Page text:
As long as I’m on that inside track, I might as well work that metaphor a bit more to make my point. That perceived lead I might have had starting out? It’s like the stagger you see in a middle-distance event at a track meet. You know, where the runners line up in a stepping-stone way in their separate lanes, the runner in the outside lane well ahead of the field before the starting gun goes off, the runner in the inside lane well behind. It’s set up that way so that each runner covers the same ground before she reaches the first straightaway, but it has the appearance of being an advantage. In truth, the only advantage is psychological; each runner ends up covering the same ground by the end of the race. With me, it probably looked as if I were in the outside lane, way ahead of the rest of the pack before the race even started. But I still had to run the distance. I still had to go to school, learn the basics, develop my own style, make and support my own decisions, and on and on.
What a lot of people don’t realize is that this all-too-common mis-perception
usually runs hand in hand with another. It took me a while to recognize this, but there’s definitely a flip side to how other people might see you, way out there in life’s outer lane with that apparent jump start. On the one hand, you get the idea that my success is purely a by-product of privilege, proximity, or favoritism—or, relatedly, that Donald Trump’s daughter could not possibly have ascended to the role of vice president of his real estate company for any reason but filial devotion. People assume that I’m not smart enough or driven enough or savvy enough to have made it on my own. On the other, it’s just the opposite. People build it up in their heads that just because I’m Donald Trump’s daughter, it must mean I have an inherent understanding of all things related to real estate and finance.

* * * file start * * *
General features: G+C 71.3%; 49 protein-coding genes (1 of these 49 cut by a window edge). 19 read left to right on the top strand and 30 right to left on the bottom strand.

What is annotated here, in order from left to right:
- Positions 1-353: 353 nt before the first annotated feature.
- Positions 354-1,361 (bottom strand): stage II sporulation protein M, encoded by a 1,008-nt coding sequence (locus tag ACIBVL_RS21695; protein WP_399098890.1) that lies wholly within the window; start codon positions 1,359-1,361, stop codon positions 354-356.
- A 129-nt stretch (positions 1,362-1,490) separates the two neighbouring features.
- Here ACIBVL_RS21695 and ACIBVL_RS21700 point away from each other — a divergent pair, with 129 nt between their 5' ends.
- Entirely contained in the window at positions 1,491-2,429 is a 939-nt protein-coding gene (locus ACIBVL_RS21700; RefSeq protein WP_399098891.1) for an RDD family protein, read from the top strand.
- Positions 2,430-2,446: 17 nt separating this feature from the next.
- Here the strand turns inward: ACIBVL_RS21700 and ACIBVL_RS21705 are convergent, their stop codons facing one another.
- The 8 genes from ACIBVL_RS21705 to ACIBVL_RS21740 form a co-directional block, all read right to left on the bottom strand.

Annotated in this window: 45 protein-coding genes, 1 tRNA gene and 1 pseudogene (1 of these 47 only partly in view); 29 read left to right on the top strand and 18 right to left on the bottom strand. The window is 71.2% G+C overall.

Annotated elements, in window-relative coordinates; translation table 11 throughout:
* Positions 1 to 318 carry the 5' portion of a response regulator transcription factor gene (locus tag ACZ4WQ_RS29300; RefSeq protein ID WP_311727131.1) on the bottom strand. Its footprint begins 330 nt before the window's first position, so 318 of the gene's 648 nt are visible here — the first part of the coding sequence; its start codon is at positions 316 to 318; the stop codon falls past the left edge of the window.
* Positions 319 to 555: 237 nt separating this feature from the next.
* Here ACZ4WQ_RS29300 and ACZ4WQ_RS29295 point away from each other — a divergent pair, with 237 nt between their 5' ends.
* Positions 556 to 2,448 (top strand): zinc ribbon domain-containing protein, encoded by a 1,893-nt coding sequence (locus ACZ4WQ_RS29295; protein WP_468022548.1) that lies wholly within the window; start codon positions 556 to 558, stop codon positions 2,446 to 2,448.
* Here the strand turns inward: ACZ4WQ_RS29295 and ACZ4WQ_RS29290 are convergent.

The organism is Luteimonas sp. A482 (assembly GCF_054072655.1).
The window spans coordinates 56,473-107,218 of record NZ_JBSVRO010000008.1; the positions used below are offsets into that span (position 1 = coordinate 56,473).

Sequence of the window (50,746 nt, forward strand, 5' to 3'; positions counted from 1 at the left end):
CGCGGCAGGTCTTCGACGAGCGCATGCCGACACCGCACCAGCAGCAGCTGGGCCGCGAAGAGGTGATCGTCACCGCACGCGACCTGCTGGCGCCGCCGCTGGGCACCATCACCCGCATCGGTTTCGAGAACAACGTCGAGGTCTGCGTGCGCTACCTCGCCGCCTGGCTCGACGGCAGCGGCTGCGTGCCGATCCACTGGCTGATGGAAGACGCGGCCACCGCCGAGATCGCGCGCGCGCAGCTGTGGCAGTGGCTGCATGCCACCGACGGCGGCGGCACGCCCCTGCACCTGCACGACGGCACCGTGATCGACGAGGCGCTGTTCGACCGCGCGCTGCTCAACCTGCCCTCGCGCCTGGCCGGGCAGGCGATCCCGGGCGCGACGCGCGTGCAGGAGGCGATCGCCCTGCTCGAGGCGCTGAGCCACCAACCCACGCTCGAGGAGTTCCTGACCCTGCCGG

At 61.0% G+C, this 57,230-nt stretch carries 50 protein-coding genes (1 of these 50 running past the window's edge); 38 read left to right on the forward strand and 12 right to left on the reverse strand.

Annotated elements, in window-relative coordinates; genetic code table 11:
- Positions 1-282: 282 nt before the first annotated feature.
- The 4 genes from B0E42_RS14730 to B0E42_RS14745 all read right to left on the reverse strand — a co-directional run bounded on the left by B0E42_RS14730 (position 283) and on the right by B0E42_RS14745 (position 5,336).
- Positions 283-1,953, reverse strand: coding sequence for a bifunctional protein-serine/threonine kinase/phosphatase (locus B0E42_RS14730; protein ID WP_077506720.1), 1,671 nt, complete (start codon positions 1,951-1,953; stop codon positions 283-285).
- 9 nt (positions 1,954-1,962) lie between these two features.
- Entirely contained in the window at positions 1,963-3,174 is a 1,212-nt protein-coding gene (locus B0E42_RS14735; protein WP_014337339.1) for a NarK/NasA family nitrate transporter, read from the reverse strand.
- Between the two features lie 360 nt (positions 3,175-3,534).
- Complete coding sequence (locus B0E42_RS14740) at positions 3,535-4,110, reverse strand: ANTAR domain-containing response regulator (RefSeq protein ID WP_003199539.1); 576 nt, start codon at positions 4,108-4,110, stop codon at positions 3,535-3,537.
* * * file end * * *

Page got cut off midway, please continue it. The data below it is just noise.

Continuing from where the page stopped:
(I guess it could be worse!)
I used to get this a lot when I was at Wharton, as an undergraduate at the University of Pennsylvania, where my classmates would turn to me whenever a professor posted a challenging question. In their minds, because I’d spent so much time with my father and shared the same genes and mind-set, I must know the answer automatically. And truth be told, I still get this kind of deferential treatment. People sometimes approach me tentatively or suspiciously because of my father’s reputation as a world-class negotiator, as if they think I’m about to take advantage of them. As if I know something I’m not letting on. It can be a big disadvantage, especially going into a negotiation, when I’d much rather be underestimated.
My brothers tell me that the same thing happens to them all the time, so we just deal with it and move on.
I get it from both sides, the good and the bad. Positive and negative. And I’ve learned to ignore it. To rise above it. I refuse to let the opinions of others define how I see myself, how I carry myself, how I get through my days. It’s just not relevant to me. If I got upset every time someone suggested that I was coasting on my last name, my looks, or the silver spoon that might or might not have been lodged in my mouth at birth, I’d be a basket case. And if I pumped myself up
and found an ego shot in every tossed-off bit of undeserved praise, my head would be too big to get through my office door.